"Work is no longer a time and a place, but an activity you can undertake any time and anywhere"
The dissolution of geographical boundaries and fixed schedules have become two recurring aspirations for workers, and 69% and 73% of those surveyed by LinkedIn, respectively, would like to make these aspects more flexible. "Nowadays it's easy to identify and acquire the talent you need anywhere in the world, at the click of a button and without going to the office. This means that work is no longer a time and a place, but an activity you can undertake any time and anywhere", notes Pereda Riaza.
A new worker profile with initiative, training and digital skills
Putting all the focus on individual skills benefits the best talent when it comes to choosing their activities with greater freedom. And yet this model also involves constantly working on certain skills in order to survive in the new world, and a person's training must be fluid too.
"One of the strengths of liquid work is that it gives more confidence to teams, who gain the autonomy to organise their work and their commitments based on the time and resources available", points out Imma Catalá, Global Head of Strategy and Solutions Development for BBVA's Talent and Culture department.
Added to this self-management is the task of correctly identifying your own capabilities and how to improve them. Consequently, the secret of success at work is "working on your employability and keeping your professional profile attractive over time", adds the Director of Career Services at the University of Navarra.
Continuous learning and adaptation to new technologies is a need that has already been highlighted by international bodies such as the World Economic Forum, which defends the viewpoint that the Fourth Industrial Revolution will involve more than a billion people retraining by 2030, and the Organisation for Economic Co-operation and Development (OECD), which estimates that a third of jobs globally will suffer "significant changes" due to technology over the coming decade.
The challenge for companies: talent management
This model also represents an operational and mindset change on the part of companies. As Catalá says, "greater flexibility or liquidity at work requires a degree of organisation, working methodologies and leadership styles that are very different to traditional ones", which are adapted to a more decentralised reality and are based on trusting the teams.
"Greater flexibility requires working methodologies and leadership styles that are very different from traditional ones"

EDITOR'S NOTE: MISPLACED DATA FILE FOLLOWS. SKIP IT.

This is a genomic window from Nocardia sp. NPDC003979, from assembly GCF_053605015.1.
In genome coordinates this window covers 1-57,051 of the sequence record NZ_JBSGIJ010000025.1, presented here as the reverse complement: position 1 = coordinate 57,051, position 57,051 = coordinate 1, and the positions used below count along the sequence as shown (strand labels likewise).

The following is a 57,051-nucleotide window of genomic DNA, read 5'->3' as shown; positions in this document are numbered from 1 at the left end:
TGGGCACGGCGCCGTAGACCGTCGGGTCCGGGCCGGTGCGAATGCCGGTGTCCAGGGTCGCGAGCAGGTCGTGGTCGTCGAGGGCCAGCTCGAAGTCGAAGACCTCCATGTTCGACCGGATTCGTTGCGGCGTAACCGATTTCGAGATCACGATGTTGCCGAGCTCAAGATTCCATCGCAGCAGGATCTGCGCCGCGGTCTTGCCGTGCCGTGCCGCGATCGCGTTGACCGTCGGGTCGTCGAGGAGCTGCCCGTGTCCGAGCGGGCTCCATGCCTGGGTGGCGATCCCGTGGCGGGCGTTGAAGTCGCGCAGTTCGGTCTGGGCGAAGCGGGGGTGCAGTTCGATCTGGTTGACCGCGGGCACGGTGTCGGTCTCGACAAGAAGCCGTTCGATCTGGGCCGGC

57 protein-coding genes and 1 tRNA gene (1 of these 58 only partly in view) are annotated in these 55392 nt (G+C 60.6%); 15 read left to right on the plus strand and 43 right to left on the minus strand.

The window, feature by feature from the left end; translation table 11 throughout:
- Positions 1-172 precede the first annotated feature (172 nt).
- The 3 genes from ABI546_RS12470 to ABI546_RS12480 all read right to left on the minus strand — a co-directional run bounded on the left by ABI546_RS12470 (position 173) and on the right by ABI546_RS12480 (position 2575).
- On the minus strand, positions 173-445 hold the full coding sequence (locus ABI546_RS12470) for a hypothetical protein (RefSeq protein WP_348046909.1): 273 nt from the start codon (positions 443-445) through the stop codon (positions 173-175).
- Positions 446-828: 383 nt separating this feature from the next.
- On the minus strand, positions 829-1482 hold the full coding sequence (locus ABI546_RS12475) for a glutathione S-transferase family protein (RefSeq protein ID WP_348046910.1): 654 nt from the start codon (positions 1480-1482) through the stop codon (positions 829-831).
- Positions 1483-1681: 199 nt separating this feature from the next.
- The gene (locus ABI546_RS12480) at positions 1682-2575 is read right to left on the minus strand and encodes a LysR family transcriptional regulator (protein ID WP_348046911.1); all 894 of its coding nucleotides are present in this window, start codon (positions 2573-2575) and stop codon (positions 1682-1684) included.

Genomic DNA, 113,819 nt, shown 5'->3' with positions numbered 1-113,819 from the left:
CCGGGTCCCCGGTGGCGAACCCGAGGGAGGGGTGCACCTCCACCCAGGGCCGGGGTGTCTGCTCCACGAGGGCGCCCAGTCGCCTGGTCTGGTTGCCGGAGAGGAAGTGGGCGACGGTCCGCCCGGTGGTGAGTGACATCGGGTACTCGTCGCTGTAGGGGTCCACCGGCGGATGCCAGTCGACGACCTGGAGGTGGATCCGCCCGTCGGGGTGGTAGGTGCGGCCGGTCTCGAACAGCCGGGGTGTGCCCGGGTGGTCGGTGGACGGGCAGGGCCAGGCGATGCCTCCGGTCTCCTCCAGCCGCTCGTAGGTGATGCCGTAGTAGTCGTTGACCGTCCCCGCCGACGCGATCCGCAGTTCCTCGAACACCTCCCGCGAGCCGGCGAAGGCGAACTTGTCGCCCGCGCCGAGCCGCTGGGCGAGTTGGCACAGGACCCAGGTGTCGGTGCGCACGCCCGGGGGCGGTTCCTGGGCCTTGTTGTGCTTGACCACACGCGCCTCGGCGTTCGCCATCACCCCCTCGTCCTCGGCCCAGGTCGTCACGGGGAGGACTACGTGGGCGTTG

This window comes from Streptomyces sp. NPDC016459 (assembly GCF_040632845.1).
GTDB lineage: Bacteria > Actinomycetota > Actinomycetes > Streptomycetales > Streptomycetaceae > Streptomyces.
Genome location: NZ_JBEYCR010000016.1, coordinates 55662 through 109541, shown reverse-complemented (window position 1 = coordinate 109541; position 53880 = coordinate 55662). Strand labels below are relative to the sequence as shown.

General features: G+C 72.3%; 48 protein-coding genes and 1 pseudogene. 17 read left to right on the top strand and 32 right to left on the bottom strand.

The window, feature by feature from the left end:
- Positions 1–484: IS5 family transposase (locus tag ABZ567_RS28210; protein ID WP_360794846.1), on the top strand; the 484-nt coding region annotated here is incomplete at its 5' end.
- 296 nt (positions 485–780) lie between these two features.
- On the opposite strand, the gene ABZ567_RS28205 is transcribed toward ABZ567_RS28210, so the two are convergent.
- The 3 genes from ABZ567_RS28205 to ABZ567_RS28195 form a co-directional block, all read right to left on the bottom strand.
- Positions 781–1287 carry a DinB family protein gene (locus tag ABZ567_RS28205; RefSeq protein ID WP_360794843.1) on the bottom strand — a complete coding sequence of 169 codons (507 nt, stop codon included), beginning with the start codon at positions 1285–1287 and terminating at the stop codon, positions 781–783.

Companies are being called on to create training models that are "appealing to employees, flexible and digital". According to the BBVA expert, these should be aimed at reskilling, a concept that was explored at a recent BBVA Open Talks Spain event by BBVA Open Innovation, 'When reskilling is an adventure', and upskilling or updating and improving existing abilities. They should also cover the soft skills that are gaining popularity at present, such as empathy, resilience and learning agility.
For assistant director of máshumano, Tomás Pereda Riaza, the major challenge for companies is to achieve good "talent ecosystem management" to ensure that quality levels are the same for those working both within and outside the organisation. While it would be ideal to talk about "talent experience" rather than "employee experience", Pereda Riaza laments that "current regulations do not help talent on both sides to be managed at the same level".
"Flexible work is not going home with a computer and working from there"
Indeed, the new ways of working that have burst onto the scene, particularly those driven by digitisation, run the risk of entering a grey area in the legislative arena, but there are examples of how the European Union and other countries are making efforts to regulate these models. "Flexible work is not me going home with a computer and working from there. Here we raise the numerous questions that we've been wondering about during the pandemic - what happens about my obligations, my rights, my responsibilities… it's constantly evolving", Cabezas points out.
Despite these potential hurdles, the demand from talent for greater flexibility continues to rise, at a time when companies are striving to establish new labour dynamics that respond to the needs of the post-pandemic world. Over the coming years, we'll see that liquid work is the answer.